How much do US renters need to earn to afford a modest apartment in each state?
(NEXSTAR) – There isn’t a single state in America where a minimum-wage worker can afford the average two-bedroom apartment, according to the latest report from the National Low Income Housing Coalition.
The NLIHC’s 2022 Out of Reach report, released last week, aims to highlight the disparity between earnings and rent for the average low-wage worker, according to the organization. This year, the report indicates that median rental costs for two-bedroom apartments in U.S. metropolitan counties had jumped 15% between the first quarters of 2021 and 2022 — or more than four times the increases observed over the last several years.
The problem isn’t limited to metro areas, either.
“In no state, metropolitan area, or county in the U.S. can a worker earning the federal or prevailing state or local minimum wage afford a modest two-bedroom rental home at fair market rent by working a standard 40-hour work week,” the report states.
One-bedroom apartments, too, were determined to be unaffordable for low-wage workers in all but 9% of U.S. counties.
For the purposes of its report, the NLIHC defined “affordability” as costing no more than 30% of a tenant’s income (rent and utilities), based on the U.S Department of Housing and Urban Development’s definition of fair market rent. In dollar amounts, that means the average U.S. worker would need to earn $25.82 per hour to afford a two-bedroom apartment, or $21.25 for a single-bedroom apartment, the NLIHC determined.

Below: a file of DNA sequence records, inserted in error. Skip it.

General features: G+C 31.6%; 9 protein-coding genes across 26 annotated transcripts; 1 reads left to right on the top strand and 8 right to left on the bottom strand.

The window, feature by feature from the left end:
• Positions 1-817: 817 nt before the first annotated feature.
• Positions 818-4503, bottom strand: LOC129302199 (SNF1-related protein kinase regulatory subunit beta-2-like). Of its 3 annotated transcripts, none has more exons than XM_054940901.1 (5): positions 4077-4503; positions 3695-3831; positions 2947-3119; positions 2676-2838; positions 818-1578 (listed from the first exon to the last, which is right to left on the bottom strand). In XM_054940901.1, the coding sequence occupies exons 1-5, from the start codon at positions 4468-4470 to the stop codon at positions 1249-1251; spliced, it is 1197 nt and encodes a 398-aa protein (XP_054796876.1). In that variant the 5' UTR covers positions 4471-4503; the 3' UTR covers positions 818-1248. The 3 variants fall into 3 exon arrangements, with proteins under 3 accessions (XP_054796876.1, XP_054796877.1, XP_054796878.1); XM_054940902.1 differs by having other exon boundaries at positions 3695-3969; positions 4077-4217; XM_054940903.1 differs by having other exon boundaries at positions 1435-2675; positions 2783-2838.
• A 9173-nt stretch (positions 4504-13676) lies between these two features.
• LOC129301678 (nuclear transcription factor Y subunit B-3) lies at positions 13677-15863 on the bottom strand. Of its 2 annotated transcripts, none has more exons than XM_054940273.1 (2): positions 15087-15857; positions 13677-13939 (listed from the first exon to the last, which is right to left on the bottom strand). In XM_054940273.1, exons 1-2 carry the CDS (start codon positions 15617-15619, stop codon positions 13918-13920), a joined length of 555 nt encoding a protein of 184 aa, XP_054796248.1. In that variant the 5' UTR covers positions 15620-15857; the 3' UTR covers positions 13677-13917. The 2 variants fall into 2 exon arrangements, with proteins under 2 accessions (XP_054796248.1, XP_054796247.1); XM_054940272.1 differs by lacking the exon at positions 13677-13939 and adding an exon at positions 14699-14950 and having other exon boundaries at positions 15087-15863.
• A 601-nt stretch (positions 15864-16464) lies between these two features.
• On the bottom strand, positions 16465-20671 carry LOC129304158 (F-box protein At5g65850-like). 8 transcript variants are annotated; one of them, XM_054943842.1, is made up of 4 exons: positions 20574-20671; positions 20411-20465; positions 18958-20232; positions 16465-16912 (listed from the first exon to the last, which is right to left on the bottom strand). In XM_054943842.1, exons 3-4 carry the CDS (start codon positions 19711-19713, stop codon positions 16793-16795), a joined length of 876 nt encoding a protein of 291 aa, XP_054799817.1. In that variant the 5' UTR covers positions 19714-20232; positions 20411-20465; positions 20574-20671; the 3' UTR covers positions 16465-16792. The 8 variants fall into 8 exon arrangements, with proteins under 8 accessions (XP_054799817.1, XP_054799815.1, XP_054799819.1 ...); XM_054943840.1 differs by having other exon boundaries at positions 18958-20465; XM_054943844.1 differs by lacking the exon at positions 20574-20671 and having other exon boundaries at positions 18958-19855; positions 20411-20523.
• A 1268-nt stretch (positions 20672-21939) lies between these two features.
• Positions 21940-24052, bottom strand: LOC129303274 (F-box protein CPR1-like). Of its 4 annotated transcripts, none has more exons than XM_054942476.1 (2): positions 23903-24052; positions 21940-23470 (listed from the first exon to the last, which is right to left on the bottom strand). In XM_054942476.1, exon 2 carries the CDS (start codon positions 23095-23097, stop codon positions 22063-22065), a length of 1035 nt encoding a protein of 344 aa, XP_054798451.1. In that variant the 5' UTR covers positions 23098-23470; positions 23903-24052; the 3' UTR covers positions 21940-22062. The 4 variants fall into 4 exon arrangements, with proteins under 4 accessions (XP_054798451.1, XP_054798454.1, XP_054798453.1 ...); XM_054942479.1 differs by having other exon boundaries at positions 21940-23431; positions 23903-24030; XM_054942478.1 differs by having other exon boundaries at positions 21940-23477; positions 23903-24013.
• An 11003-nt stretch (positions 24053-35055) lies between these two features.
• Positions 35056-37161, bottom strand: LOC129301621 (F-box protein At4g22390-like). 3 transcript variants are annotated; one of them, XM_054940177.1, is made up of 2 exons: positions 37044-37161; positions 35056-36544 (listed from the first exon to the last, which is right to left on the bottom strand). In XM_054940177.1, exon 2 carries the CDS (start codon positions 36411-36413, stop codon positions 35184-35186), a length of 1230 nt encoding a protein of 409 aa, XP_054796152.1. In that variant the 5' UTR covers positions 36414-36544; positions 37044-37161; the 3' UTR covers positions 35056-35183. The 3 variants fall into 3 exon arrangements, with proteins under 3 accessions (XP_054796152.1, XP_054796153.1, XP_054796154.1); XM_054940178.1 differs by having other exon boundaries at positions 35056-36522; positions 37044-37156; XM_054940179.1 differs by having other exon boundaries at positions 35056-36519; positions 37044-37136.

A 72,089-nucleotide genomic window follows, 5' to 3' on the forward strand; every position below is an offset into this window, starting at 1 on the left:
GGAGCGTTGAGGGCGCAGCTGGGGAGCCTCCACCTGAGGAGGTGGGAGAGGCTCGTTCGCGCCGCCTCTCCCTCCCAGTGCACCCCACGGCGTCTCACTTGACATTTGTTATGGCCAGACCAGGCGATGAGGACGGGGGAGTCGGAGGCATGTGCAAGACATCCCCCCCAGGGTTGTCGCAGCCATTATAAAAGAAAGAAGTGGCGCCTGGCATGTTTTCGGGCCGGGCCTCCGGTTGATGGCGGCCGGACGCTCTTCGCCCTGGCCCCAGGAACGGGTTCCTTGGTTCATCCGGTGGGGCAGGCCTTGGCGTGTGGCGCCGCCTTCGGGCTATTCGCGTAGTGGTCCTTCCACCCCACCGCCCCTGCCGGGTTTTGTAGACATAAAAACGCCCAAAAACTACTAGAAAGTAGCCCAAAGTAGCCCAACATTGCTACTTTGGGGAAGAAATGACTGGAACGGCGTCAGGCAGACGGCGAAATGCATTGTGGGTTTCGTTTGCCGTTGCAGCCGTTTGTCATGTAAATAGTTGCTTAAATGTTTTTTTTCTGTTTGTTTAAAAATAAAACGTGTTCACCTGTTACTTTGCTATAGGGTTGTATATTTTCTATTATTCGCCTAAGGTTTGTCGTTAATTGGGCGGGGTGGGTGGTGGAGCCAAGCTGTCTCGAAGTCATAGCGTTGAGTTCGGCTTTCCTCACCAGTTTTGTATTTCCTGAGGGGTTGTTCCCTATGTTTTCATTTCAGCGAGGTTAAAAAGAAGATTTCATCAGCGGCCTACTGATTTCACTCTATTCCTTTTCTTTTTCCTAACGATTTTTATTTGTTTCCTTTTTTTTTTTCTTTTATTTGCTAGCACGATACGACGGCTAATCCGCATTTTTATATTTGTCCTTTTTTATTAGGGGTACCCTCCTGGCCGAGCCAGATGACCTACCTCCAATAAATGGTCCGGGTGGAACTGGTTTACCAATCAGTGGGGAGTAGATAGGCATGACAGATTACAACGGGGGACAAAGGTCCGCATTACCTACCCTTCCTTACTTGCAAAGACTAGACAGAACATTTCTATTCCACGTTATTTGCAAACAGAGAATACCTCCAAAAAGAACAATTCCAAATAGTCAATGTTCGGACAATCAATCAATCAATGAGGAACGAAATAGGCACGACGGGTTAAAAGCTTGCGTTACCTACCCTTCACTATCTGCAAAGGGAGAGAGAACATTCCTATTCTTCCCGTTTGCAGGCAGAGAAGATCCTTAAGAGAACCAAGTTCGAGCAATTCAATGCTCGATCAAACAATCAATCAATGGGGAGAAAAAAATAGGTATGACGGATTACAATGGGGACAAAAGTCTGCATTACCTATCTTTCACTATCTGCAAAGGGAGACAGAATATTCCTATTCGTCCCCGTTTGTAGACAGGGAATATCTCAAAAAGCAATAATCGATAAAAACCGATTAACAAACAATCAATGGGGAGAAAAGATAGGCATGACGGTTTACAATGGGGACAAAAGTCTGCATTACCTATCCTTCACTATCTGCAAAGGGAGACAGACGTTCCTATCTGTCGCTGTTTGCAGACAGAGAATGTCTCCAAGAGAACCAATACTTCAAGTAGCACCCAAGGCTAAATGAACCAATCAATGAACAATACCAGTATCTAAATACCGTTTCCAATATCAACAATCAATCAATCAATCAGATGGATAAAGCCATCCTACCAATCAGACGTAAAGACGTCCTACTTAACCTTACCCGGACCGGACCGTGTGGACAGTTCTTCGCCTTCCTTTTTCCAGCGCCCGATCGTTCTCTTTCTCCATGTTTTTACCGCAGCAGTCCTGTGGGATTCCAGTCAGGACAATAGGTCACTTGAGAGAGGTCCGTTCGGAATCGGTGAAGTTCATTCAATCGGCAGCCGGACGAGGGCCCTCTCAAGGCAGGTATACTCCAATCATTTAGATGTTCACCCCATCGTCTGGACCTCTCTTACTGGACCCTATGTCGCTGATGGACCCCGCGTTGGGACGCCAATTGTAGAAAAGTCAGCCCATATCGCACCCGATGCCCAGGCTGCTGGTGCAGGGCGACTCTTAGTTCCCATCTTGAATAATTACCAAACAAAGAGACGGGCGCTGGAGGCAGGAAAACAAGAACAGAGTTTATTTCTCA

But that’s just the national average; some states have significantly higher “housing wages” — i.e., the estimated full-time wage a renter must earn to afford a modest rental property by HUD standards. In Hawaii, for instance, the “housing wage” is $40.63 per hour for two-bedroom, while the housing wages in California ($39.01 per hour), Massachusetts ($37.97), New York ($37.72) and Washington, D.C. ($34.33) weren’t far behind, according to the report.
The average housing wage in the most “affordable” states, meanwhile, were determined to be in Arkansas ($14.89 per hour), where the basic minimum wage is $11, followed by West Virginia ($15.38), Mississippi ($15.67), South Dakota ($16.11) and Kentucky ($16.18). Puerto Rico was the only territory with a lower housing wage ($9.88).
The NLIHC’s report also indicated that Black and Latino workers were most likely to be affected by the wage/rental disparities, as “they are more likely at all income levels to be renters.”
“With rents rising rapidly, homelessness worsening, and millions of families struggling to stay housed, federal investments in expanding proven solutions – like Housing Choice Vouchers, the national Housing Trust Fund, and public housing – are badly needed and long overdue,” said NLIHC President and CEO Diane Yentel in a press release issued along with the 2022 Out of Reach report. “As a country, we have the data, partnerships, expertise, solutions, and means to end homelessness and housing poverty – we lack only the political will to fund solutions at the scale necessary.”
The National Low Income Housing Coalition, founded in 1974, is a non-profit organization committed to advocating for federally assisted housing resources.
More information on the 2022 Out of Reach report, including state-specific data, can be found at NLIHC.org.